The ongoing weakness of America’s economy—where deleveraging in the private and public sectors continues apace—has led to stubbornly high unemployment and sub-par growth. The effects of fiscal austerity—a sharp rise in taxes and a sharp fall in government spending since the beginning of the year—are undermining economic performance even more.
Indeed, recent data has effectively silenced hints by some Federal Reserve officials that the Fed should begin exiting from its current third (and indefinite) round of quantitative easing (QE3). Given slow growth, high unemployment (which has fallen only because discouraged workers are leaving the labour force), and inflation well below the Fed’s target, this is no time to start constraining liquidity.
The problem is that the Fed’s liquidity injections are not creating credit for the real economy, but rather boosting leverage and risk-taking in financial markets. The issuance of risky junk bonds under loose covenants and with excessively low interest rates is increasing; the stock market is reaching new highs, despite the growth slowdown; and money is flowing to high-yielding emerging markets.
Even the periphery of the euro zone is benefiting from the wall of liquidity unleashed by the Fed, the Bank of Japan, and other major central banks. With interest rates on government bonds in the US, Japan, the UK, Germany, and Switzerland at ridiculously low levels, investors are on a global quest for yield.
It may be too soon to say that many risky assets have reached bubble levels, and that leverage and risk-taking in financial markets is becoming excessive. But the reality is that credit and asset/equity bubbles are likely to form in the next two years, owing to loose US monetary policy. The Fed has signalled that QE3 will continue until the labour market has improved sufficiently (likely in early 2014), with the interest rate at 0% until unemployment has fallen at least to 6.5% (most likely no earlier than the beginning of 2015).
Even when the Fed starts to raise interest rates (some time in 2015), it will proceed slowly. In the previous tightening cycle, which began in 2004, it took the Fed two years to normalize the policy rate. This time, the unemployment rate and household and government debt are much higher. Rapid normalization—like that undertaken in the space of a year in 1994—would crash asset markets and risk leading to a hard economic landing.
But if financial markets are already frothy now, consider how frothy they will be in 2015, when the Fed starts tightening, and in 2017 (if not later), when the Fed finishes tightening? Last time, interest rates were too low for too long (2001-2004), and the subsequent rate normalization was too slow, inflating huge bubbles in credit, housing, and equity markets.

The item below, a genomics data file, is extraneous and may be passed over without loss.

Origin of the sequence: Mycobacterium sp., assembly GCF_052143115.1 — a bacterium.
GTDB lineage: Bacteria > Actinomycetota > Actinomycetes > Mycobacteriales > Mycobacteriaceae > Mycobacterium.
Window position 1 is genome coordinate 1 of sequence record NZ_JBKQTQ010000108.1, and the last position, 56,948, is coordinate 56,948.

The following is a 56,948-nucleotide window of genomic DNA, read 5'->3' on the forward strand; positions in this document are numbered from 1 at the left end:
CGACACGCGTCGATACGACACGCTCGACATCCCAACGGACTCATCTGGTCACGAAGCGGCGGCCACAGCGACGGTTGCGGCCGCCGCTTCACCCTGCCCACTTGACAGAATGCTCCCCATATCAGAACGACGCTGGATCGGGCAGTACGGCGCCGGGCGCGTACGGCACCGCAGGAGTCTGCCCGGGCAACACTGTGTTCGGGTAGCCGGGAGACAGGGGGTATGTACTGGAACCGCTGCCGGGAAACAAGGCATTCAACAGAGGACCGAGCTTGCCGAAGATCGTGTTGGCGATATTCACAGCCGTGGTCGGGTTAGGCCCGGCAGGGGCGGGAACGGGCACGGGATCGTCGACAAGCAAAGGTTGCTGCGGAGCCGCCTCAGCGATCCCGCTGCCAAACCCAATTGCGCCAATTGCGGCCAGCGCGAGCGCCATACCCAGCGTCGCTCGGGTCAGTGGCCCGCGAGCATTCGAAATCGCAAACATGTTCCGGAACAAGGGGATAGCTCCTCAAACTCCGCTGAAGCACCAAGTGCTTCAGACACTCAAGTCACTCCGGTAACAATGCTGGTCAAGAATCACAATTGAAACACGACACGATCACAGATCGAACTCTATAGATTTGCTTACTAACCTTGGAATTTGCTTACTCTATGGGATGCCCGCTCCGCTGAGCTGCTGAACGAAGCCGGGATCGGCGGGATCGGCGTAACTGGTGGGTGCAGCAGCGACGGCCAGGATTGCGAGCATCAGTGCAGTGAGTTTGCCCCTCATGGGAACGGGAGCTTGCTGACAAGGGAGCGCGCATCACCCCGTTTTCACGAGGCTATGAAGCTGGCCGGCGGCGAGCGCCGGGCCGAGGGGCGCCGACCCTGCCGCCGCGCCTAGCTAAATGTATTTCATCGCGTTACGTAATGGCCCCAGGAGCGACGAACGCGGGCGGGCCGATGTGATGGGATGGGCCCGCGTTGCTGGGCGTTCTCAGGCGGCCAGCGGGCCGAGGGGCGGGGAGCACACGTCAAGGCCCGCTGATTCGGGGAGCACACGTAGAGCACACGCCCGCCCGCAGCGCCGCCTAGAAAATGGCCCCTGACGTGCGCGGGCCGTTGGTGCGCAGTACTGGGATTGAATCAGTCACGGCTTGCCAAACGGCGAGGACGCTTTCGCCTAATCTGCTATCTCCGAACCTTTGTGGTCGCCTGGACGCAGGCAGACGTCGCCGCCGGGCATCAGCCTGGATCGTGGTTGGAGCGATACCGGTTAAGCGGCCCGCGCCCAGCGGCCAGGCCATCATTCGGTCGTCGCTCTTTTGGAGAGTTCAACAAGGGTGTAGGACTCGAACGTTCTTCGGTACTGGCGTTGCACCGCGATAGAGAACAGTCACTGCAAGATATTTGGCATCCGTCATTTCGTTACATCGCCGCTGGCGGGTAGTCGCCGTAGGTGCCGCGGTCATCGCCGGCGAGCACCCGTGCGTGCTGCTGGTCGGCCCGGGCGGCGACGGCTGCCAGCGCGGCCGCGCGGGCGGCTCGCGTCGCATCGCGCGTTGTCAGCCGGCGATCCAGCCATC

We know how that movie ended, and we may be poised for a sequel. The weak real economy and job market, together with high debt ratios, suggest the need to exit monetary stimulus slowly. But a slow exit risks creating a credit and asset bubble as large as the previous one, if not larger. Pursuing real economic stability, it seems, may lead again to financial instability.
Some at the Fed—chairman Ben Bernanke and vic-chair Janet Yellen—argue that policymakers can pursue both goals: the Fed will raise interest rates slowly to provide economic stability (strong income and employment growth and low inflation) while preventing financial instability (credit and asset bubbles stemming from high liquidity and low interest rates) by using macro-prudential supervision and regulation of the financial system. In other words, the Fed will use regulatory instruments to control credit growth, risk-taking, and leverage.
But another Fed faction—led by governors Jeremy Stein and Daniel Tarullo—argues that macro-prudential tools are untested, and that limiting leverage in one part of the financial market simply drives liquidity elsewhere. Indeed, the Fed regulates only banks, so liquidity and leverage will migrate to the shadow banking system if banks are regulated more tightly. As a result, only the Fed’s interest rate instrument, Stein and Tarullo argue, can get into all of the financial system’s cracks.
But if the Fed has only one effective instrument—interest rates—its two goals of economic and financial stability cannot be pursued simultaneously. Either the Fed pursues the first goal by keeping rates low for longer and normalizing them very slowly, in which case a huge credit and asset bubble would emerge in due course; or the Fed focuses on preventing financial instability and increases the policy rate much faster than weak growth and high unemployment would otherwise warrant, thereby halting an already-sluggish recovery.
The exit from the Fed’s QE and zero-interest-rate policies will be treacherous: Exiting too fast will crash the real economy, while exiting too slowly will first create a huge bubble and then crash the financial system. If the exit cannot be navigated successfully, a dovish Fed is more likely to blow bubbles.
Nouriel Roubini is chairman of Roubini Global Economics and professor of economics at the Stern School of Business.